Mom: So, at the time I worked at Henry Ford Hospital in an administrative role in the Quality department. I didn’t work directly with patients, but more in an office environment. It came through on the internet that something was happening. People were saying something is happening in New York. The information coming through on the web was so rapid fire that we felt we needed to find a television. So, we found an old television on a cart that you would use for a conference and set that up. Everyone from the office, about 35 people, piled into this small conference room that was made to hold about 10 people comfortably. At that point in time, the first tower had gone down and they didn’t know if it was an accident, like a plane had gone off course or something, or if it was a terror attack, or what it was. It was just an Oh My God thing where a plane had hit one of the World Trade Center Towers. We stayed in that conference room off and on for the next hour or so. During that time, the second tower came down. The feeling in the room when the second tower went down was intense. It was a moment where we all went, this is not an accident, this is intentional. And because we had been watching the television, we actually saw the 2nd plane fly in and hit the 2nd tower and then eventually watched the tower collapse. You have to imagine working in a huge hospital like Henry Ford, our immediate context was thinking about the human casualties, the number of people in the buildings who were trying to get out and the sheer shock and awe of watching that tower come down and knowing there was no way the people could have escaped. It was absolutely horrific. For me, being pregnant at the time, you knew that the world changed that day. The way that we interacted with the world changed that day. And to be bringing a baby into that world was most profound.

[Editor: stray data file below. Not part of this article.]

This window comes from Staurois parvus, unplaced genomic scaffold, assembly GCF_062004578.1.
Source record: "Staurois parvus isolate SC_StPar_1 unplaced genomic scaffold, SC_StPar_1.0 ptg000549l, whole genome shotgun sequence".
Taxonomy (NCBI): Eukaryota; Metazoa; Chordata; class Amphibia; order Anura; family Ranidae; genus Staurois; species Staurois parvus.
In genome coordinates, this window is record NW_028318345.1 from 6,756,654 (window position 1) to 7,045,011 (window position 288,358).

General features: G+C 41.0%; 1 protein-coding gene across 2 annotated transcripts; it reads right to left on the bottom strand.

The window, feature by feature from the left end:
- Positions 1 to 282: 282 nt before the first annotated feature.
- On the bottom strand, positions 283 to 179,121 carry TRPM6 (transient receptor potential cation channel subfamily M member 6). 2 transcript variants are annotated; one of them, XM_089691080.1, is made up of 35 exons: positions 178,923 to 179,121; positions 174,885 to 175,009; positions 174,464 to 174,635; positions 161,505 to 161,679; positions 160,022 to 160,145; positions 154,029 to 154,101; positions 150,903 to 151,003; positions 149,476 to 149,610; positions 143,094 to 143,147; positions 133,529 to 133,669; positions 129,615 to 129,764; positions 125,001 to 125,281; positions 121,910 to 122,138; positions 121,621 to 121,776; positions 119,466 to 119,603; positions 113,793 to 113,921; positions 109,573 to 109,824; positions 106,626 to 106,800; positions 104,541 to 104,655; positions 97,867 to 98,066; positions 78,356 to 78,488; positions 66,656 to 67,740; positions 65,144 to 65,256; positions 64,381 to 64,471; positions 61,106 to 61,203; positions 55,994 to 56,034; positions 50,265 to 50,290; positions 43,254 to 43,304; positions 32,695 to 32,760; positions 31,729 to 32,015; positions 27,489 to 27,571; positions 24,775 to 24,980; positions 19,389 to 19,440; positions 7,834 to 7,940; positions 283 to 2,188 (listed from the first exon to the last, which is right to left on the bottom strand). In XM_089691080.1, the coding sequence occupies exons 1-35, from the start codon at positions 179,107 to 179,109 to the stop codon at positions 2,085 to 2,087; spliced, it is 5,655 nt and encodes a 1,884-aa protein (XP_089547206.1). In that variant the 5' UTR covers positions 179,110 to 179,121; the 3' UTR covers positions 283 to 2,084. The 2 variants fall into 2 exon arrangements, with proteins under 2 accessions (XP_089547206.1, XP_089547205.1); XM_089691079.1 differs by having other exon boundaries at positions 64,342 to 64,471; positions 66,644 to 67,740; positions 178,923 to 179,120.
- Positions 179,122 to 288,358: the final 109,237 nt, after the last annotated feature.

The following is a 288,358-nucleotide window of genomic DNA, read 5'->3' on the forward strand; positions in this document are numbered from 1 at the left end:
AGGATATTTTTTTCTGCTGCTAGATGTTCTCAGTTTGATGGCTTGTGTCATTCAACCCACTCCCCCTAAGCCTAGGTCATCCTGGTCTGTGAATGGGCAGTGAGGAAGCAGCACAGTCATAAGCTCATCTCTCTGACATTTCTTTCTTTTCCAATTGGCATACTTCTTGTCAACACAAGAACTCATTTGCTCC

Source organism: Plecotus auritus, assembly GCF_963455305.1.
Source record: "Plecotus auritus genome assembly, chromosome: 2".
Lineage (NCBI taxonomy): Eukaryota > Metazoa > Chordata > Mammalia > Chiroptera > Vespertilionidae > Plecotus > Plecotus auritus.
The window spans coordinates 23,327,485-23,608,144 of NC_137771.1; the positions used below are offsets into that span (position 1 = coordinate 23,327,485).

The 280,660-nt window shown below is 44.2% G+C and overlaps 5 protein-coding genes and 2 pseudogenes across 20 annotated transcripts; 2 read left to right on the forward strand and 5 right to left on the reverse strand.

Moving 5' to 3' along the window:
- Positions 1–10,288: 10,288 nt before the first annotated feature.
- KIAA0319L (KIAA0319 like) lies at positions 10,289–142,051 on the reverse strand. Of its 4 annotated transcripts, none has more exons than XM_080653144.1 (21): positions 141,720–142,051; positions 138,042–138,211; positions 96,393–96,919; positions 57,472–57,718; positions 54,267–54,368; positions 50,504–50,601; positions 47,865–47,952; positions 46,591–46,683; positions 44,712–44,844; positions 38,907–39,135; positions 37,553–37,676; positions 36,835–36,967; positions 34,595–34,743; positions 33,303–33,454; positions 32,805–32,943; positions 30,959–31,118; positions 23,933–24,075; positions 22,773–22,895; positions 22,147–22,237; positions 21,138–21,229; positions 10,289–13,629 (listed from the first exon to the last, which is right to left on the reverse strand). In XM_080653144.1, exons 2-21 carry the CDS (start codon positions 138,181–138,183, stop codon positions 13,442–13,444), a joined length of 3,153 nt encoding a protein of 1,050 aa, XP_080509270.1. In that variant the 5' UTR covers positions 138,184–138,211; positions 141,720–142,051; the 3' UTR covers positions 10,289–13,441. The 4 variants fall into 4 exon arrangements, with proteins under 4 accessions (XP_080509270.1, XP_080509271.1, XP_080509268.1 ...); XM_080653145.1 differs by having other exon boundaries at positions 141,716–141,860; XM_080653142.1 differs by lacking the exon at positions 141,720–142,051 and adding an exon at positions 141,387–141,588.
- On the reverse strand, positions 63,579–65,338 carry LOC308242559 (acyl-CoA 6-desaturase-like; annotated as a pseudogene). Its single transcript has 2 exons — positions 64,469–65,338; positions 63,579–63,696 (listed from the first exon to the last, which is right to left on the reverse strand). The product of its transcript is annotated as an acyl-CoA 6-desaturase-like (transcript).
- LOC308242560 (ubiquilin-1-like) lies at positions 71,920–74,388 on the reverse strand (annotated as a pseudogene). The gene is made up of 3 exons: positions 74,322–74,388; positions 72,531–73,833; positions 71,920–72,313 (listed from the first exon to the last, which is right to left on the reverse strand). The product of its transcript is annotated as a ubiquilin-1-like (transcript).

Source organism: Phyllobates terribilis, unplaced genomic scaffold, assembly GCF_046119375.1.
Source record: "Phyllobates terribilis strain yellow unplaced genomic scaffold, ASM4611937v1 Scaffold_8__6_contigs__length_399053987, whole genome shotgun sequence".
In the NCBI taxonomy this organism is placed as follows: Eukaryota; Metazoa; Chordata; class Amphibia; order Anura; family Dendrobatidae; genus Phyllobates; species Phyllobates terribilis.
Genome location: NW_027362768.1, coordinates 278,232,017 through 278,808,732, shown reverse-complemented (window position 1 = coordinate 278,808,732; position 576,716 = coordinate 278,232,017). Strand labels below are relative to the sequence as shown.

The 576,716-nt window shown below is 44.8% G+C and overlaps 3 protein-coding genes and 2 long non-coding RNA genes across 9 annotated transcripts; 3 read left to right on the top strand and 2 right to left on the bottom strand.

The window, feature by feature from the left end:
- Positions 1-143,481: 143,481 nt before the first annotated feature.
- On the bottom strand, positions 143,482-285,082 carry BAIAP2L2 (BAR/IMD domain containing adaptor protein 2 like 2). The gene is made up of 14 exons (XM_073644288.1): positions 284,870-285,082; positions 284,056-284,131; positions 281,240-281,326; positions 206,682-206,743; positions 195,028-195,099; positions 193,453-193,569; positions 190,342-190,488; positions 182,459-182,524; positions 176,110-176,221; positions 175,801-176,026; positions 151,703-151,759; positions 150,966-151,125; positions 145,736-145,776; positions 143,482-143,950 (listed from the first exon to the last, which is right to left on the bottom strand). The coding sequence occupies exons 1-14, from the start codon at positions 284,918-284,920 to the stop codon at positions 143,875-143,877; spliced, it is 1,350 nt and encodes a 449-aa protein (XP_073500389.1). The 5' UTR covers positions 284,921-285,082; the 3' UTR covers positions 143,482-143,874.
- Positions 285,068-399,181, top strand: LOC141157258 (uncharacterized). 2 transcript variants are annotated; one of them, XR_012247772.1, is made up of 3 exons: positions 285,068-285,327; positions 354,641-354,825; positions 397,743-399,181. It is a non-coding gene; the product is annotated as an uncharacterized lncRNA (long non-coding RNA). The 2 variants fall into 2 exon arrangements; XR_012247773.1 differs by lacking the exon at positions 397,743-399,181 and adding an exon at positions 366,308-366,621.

Bryce: Did you know anyone in the cities? If so, did you try to contact them to see if they were o.k.? What was the conversation like?
    Mom: I knew people in and around NYC, but no one that worked in the financial district. What was also going on, which people don’t always remember is that there were also planes being used to target the Pentagon. Your uncle Dennis worked at the Pentagon at the time and was housed in the Intelligence division. Where the planes hit the Pentagon was right next to where his offices were located. Through whatever stroke of luck, the majority of the folks in the Intelligence offices were out of the Pentagon that day attending a conference in another state for Intelligence whatever. So, Uncle Dennis was not actually at work that day when the planes hit the Pentagon. But, if he had been there, he would have been caught up in what happened.